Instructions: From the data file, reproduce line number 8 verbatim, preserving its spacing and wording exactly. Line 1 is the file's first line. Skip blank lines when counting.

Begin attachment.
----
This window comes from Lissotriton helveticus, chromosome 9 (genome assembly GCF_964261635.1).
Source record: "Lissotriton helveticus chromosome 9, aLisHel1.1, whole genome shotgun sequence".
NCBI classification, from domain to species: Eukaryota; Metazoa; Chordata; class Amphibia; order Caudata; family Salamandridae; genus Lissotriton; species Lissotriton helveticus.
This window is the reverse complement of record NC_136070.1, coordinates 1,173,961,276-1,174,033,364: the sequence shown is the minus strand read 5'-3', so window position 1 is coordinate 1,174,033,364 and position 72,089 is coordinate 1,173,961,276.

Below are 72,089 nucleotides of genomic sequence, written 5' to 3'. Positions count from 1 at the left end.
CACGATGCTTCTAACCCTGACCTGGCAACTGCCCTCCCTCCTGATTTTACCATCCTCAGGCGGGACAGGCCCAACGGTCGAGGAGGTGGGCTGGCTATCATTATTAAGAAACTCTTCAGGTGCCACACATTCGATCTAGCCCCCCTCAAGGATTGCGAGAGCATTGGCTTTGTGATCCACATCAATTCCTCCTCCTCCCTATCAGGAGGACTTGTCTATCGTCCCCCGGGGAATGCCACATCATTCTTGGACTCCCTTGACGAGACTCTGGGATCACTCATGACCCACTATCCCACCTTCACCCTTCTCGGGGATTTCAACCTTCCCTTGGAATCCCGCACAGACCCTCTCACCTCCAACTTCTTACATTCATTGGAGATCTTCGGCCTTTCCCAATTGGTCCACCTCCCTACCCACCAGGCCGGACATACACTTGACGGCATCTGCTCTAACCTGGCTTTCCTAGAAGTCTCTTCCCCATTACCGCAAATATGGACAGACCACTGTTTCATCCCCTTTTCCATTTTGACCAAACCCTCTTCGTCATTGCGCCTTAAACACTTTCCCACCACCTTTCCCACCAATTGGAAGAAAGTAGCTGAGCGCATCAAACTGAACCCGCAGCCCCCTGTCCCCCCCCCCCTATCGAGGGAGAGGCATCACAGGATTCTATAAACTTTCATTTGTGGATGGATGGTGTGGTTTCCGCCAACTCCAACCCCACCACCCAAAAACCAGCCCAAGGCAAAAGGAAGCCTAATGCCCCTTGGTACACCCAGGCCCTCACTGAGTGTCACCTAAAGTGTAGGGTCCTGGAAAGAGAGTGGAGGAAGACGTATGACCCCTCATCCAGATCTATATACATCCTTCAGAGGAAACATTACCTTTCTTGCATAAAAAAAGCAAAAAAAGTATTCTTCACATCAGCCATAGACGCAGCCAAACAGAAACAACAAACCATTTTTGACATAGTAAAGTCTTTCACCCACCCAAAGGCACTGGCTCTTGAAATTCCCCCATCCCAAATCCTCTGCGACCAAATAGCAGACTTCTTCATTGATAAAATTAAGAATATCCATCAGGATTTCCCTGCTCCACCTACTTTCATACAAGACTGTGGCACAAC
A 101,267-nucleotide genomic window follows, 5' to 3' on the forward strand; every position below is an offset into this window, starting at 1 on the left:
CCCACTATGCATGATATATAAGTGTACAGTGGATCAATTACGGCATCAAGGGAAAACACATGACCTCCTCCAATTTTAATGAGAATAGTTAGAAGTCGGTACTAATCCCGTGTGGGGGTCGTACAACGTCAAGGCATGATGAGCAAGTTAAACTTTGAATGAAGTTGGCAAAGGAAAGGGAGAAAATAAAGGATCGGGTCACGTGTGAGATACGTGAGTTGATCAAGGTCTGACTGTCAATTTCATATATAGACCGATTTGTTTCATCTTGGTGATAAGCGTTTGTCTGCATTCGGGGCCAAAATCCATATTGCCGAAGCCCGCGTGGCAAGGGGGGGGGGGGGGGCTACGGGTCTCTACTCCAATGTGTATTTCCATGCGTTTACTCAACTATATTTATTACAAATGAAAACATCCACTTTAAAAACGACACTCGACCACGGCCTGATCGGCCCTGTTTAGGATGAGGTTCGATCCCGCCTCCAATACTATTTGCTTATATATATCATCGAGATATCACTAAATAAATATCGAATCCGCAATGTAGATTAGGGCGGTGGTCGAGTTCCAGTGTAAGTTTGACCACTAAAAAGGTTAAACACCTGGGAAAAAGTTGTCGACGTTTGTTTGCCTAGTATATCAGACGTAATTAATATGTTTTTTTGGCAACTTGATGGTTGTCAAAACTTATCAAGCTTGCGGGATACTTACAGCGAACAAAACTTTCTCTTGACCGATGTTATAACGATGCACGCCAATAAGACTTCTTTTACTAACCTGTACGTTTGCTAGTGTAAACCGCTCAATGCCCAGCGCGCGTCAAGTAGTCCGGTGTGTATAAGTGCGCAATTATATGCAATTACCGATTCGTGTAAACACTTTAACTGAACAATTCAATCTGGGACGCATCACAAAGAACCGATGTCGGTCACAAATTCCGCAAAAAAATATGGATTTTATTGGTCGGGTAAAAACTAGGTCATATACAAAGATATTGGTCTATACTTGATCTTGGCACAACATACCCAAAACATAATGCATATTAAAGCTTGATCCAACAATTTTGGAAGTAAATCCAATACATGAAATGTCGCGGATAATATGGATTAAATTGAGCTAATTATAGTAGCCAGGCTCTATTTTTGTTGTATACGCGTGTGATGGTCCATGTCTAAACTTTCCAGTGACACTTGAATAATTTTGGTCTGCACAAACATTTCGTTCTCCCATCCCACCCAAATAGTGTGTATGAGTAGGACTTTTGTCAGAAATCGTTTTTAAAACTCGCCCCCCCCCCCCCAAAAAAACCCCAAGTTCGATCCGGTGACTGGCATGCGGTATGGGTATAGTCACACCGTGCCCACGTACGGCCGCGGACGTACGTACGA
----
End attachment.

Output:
CCCACTATGCATGATATATAAGTGTACAGTGGATCAATTACGGCATCAAGGGAAAACACATGACCTCCTCCAATTTTAATGAGAATAGTTAGAAGTCGGTACTAATCCCGTGTGGGGGTCGTACAACGTCAAGGCATGATGAGCAAGTTAAACTTTGAATGAAGTTGGCAAAGGAAAGGGAGAAAATAAAGGATCGGGTCACGTGTGAGATACGTGAGTTGATCAAGGTCTGACTGTCAATTTCATATATAGACCGATTTGTTTCATCTTGGTGATAAGCGTTTGTCTGCATTCGGGGCCAAAATCCATATTGCCGAAGCCCGCGTGGCAAGGGGGGGGGGGGGGGCTACGGGTCTCTACTCCAATGTGTATTTCCATGCGTTTACTCAACTATATTTATTACAAATGAAAACATCCACTTTAAAAACGACACTCGACCACGGCCTGATCGGCCCTGTTTAGGATGAGGTTCGATCCCGCCTCCAATACTATTTGCTTATATATATCATCGAGATATCACTAAATAAATATCGAATCCGCAATGTAGATTAGGGCGGTGGTCGAGTTCCAGTGTAAGTTTGACCACTAAAAAGGTTAAACACCTGGGAAAAAGTTGTCGACGTTTGTTTGCCTAGTATATCAGACGTAATTAATATGTTTTTTTGGCAACTTGATGGTTGTCAAAACTTATCAAGCTTGCGGGATACTTACAGCGAACAAAACTTTCTCTTGACCGATGTTATAACGATGCACGCCAATAAGACTTCTTTTACTAACCTGTACGTTTGCTAGTGTAAACCGCTCAATGCCCAGCGCGCGTCAAGTAGTCCGGTGTGTATAAGTGCGCAATTATATGCAATTACCGATTCGTGTAAACACTTTAACTGAACAATTCAATCTGGGACGCATCACAAAGAACCGATGTCGGTCACAAATTCCGCAAAAAAATATGGATTTTATTGGTCGGGTAAAAACTAGGTCATATACAAAGATATTGGTCTATACTTGATCTTGGCACAACATACCCAAAACATAATGCATATTAAAGCTTGATCCAACAATTTTGGAAGTAAATCCAATACATGAAATGTCGCGGATAATATGGATTAAATTGAGCTAATTATAGTAGCCAGGCTCTATTTTTGTTGTATACGCGTGTGATGGTCCATGTCTAAACTTTCCAGTGACACTTGAATAATTTTGGTCTGCACAAACATTTCGTTCTCCCATCCCACCCAAATAGTGTGTATGAGTAGGACTTTTGTCAGAAATCGTTTTTAAAACTCGCCCCCCCCCCCCCAAAAAAACCCCAAGTTCGATCCGGTGACTGGCATGCGGTATGGGTATAGTCACACCGTGCCCACGTACGGCCGCGGACGTACGTACGA